The Catholic Mood is not a manufactured one. True, our Faith is "incarnational." We're human beings, and we like art, food, music and diversions. But, the Mood precedes artistic appreciation and actually gives us the ability to enjoy such things. If the Catholic Mood could be manufactured, hundreds of thousands of "Chant" CD's and tapes wouldn't be lying forgotten in so many people's music collections. No, one can generate an image of misty courtyards or candlelit cloister walks by popping an Early Music CD into the stereo, but the same effect can be obtained by viewing, say, a film like "Excalibur." When Catholicism lies at the root of one's existence, when it informs the conscience and, not least of all, gives a real, visceral pleasure to the one who holds it closely, then the intellect is set free, which is just what Our Lord promised us.
If you look at some of the glossy "Catholic" magazines on sale today, you will eventually find one purporting to recommend "good" Catholic books. And you know what authors you'll find listed even before reading the article: Grahame Greene, Flannery O'Connor, Manzoni, Dante, etc. However, the Catholic is at liberty to recognize quality wherever he finds it, to sift through everything the world has to offer and select what really edifies and pleases.
Look at this passage from a modern "classic," describing a scene which anyone who's ever walked the streets of a large city in the early hours of the morning can recognize only too well:
A dark blustery night had settled down like a cowl over the huge, sprawling Midwestern city by the river. A mistlike rain blew between the tall buildings at intervals, wetting the streets and pavements and turning them into black, fun-house mirrors that reflected in grotesque distortions the street lights and neon signs. The big downtown bridges arched off across the wide, black river into the void, the far shore blotted out by the misty rain; and gusts of wind, carrying stray newspapers, blew up the almost deserted boulevards, whistling faintly along the empty fronts and moaning at the intersections. Empty surface cars, and buses with misted windows, trundled slowly through the downtown section. Except for taxis and prowl cars, there was no traffic.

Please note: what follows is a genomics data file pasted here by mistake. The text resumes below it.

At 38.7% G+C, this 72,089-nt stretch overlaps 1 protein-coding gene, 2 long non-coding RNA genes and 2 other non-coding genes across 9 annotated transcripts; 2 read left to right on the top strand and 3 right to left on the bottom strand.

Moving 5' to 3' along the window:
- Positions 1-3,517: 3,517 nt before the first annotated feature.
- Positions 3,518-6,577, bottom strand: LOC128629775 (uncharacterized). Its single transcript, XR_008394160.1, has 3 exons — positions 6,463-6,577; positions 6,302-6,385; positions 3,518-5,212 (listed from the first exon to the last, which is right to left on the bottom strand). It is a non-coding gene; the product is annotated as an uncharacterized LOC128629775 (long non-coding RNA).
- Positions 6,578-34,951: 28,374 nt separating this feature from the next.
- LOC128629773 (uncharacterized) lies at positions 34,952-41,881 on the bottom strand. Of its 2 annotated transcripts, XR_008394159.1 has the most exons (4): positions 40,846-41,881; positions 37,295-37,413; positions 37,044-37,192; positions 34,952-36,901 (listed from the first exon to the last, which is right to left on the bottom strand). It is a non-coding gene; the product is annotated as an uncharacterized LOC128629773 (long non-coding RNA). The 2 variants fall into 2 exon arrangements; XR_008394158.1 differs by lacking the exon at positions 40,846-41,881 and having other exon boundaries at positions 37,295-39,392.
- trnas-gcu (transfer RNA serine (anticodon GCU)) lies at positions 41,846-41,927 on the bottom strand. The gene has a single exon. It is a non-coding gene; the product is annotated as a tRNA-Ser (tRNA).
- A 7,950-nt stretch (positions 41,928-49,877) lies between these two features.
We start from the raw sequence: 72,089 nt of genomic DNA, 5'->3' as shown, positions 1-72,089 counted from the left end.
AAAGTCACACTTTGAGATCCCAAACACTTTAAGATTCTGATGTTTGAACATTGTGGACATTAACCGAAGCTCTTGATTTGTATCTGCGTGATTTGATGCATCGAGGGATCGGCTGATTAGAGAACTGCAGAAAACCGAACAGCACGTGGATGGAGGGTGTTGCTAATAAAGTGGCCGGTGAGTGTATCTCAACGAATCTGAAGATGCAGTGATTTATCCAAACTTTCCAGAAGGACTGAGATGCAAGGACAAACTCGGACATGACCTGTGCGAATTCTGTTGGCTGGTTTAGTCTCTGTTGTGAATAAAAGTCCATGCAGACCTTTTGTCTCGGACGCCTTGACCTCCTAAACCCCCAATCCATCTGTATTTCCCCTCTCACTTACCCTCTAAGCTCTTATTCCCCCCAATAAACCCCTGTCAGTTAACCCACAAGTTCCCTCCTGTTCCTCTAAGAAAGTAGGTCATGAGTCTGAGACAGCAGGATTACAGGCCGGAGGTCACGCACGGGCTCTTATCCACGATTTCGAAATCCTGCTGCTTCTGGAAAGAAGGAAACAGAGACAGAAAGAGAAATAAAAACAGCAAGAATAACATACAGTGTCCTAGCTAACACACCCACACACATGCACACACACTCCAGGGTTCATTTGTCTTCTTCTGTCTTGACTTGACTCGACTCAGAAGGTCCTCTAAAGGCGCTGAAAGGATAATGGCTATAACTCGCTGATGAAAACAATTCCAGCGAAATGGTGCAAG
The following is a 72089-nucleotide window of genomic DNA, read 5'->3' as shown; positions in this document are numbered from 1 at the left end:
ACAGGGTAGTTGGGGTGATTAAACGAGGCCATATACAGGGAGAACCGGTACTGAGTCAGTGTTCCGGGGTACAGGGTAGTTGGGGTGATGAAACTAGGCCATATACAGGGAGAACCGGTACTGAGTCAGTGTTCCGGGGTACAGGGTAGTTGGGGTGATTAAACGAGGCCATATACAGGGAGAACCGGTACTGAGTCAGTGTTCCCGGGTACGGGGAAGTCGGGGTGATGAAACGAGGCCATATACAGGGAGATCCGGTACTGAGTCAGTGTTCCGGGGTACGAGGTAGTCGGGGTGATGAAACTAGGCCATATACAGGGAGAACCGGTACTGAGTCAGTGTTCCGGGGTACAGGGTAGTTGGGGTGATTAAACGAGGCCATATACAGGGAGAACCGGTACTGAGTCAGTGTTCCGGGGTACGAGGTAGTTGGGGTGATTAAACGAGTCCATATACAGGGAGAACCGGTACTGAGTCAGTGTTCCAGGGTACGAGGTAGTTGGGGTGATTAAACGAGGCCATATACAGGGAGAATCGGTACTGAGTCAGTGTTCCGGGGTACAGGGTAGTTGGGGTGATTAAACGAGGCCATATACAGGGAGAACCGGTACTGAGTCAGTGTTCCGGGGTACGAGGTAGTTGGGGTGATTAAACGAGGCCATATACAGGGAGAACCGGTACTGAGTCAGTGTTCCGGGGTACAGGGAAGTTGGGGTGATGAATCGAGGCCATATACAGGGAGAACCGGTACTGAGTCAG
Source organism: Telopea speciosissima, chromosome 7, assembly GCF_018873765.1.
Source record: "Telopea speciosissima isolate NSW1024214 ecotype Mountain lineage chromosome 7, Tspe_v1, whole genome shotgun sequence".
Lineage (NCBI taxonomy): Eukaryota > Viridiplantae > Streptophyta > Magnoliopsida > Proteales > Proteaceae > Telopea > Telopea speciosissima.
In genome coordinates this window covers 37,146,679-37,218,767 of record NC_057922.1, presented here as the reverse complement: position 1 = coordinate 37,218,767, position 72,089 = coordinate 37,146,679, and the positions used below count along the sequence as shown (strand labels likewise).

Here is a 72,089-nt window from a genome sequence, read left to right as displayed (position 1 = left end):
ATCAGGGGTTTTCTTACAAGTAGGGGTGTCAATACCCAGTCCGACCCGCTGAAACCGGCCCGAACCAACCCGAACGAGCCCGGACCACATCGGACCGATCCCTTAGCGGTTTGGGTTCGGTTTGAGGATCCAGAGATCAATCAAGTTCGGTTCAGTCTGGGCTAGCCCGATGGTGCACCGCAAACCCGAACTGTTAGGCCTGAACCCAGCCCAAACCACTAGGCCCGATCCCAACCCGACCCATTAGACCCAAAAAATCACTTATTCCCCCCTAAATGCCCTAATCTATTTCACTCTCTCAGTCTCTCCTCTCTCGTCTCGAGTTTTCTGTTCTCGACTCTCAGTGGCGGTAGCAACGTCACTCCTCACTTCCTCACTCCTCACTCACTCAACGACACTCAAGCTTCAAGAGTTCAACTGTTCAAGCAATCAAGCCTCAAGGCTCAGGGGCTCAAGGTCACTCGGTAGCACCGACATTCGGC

Now, look at this passage from another "classic," describing the thoughts of a young priest, exhausted by torture, awaiting execution during "reformation" England:
Fear was there, indeed -- he knew well enough that in his case, at any rate, the execution would be done as the law ordered; that he would be cut down before he had time to die, and that the butchery would be done on him while he would still be conscious of it. Death, too, was fearful, in any case...Yet there were so many other things to occupy him -- there was the exhilarating knowledge that he was to die for his faith and nothing else; for they had offered him his life if he would go to church; and they had proved nothing as to any complicity of his in any plot, and how could they, since there was none? There was the pain of his tormented body to occupy him; a pain that had passed from the acute localized agonies of snapped sinews and wrenched joints into one vast physical misery that soaked his whole body as in a flood; a pain that never ceased; of which he dreamed darkly, as a hungry man dreams of food which he cannot eat, to which he awoke again twenty times a night as to a companion nearer to him than the thoughts with which he attempted to distract himself. The pain at least would have an end presently.
Here are two powerful quotations from two very different books -- the first, from one of the most highly regarded works of modern crime fiction, The Asphalt Jungle by W.R. Burnett (published in 1949) and the second, from one of the greatest Catholic novels of our century, Msgr. Robert Hugh Benson's Come Rack! Come Rope! (published in 1912).